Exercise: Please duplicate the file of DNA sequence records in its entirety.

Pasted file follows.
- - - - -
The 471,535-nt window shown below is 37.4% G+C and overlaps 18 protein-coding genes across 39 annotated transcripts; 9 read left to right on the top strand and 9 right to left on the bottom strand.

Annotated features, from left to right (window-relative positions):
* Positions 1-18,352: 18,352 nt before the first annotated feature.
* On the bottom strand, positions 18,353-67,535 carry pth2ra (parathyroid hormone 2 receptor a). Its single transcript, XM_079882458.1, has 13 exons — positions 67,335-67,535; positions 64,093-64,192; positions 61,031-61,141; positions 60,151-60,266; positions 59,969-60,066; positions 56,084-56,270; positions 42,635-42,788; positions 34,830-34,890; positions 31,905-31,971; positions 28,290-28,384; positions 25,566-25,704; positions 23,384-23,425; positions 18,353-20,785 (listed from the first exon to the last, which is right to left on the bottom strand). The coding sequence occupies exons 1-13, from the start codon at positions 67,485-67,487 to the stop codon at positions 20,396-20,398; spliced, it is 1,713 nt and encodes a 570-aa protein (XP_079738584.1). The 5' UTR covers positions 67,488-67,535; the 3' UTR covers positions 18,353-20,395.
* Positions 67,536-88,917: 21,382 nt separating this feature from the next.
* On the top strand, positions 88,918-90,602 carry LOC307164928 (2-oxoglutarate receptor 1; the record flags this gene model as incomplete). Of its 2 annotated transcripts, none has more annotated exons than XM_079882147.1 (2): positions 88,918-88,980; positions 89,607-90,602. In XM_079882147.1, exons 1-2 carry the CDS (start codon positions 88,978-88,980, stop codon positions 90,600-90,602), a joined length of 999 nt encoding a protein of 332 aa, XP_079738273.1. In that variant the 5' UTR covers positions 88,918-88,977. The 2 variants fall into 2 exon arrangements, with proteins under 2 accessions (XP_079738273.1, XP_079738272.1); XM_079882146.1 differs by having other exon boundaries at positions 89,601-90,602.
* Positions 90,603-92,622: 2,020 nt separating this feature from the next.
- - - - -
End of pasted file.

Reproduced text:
The 471,535-nt window shown below is 37.4% G+C and overlaps 18 protein-coding genes across 39 annotated transcripts; 9 read left to right on the top strand and 9 right to left on the bottom strand.

Annotated features, from left to right (window-relative positions):
* Positions 1-18,352: 18,352 nt before the first annotated feature.
* On the bottom strand, positions 18,353-67,535 carry pth2ra (parathyroid hormone 2 receptor a). Its single transcript, XM_079882458.1, has 13 exons — positions 67,335-67,535; positions 64,093-64,192; positions 61,031-61,141; positions 60,151-60,266; positions 59,969-60,066; positions 56,084-56,270; positions 42,635-42,788; positions 34,830-34,890; positions 31,905-31,971; positions 28,290-28,384; positions 25,566-25,704; positions 23,384-23,425; positions 18,353-20,785 (listed from the first exon to the last, which is right to left on the bottom strand). The coding sequence occupies exons 1-13, from the start codon at positions 67,485-67,487 to the stop codon at positions 20,396-20,398; spliced, it is 1,713 nt and encodes a 570-aa protein (XP_079738584.1). The 5' UTR covers positions 67,488-67,535; the 3' UTR covers positions 18,353-20,395.
* Positions 67,536-88,917: 21,382 nt separating this feature from the next.
* On the top strand, positions 88,918-90,602 carry LOC307164928 (2-oxoglutarate receptor 1; the record flags this gene model as incomplete). Of its 2 annotated transcripts, none has more annotated exons than XM_079882147.1 (2): positions 88,918-88,980; positions 89,607-90,602. In XM_079882147.1, exons 1-2 carry the CDS (start codon positions 88,978-88,980, stop codon positions 90,600-90,602), a joined length of 999 nt encoding a protein of 332 aa, XP_079738273.1. In that variant the 5' UTR covers positions 88,918-88,977. The 2 variants fall into 2 exon arrangements, with proteins under 2 accessions (XP_079738273.1, XP_079738272.1); XM_079882146.1 differs by having other exon boundaries at positions 89,601-90,602.
* Positions 90,603-92,622: 2,020 nt separating this feature from the next.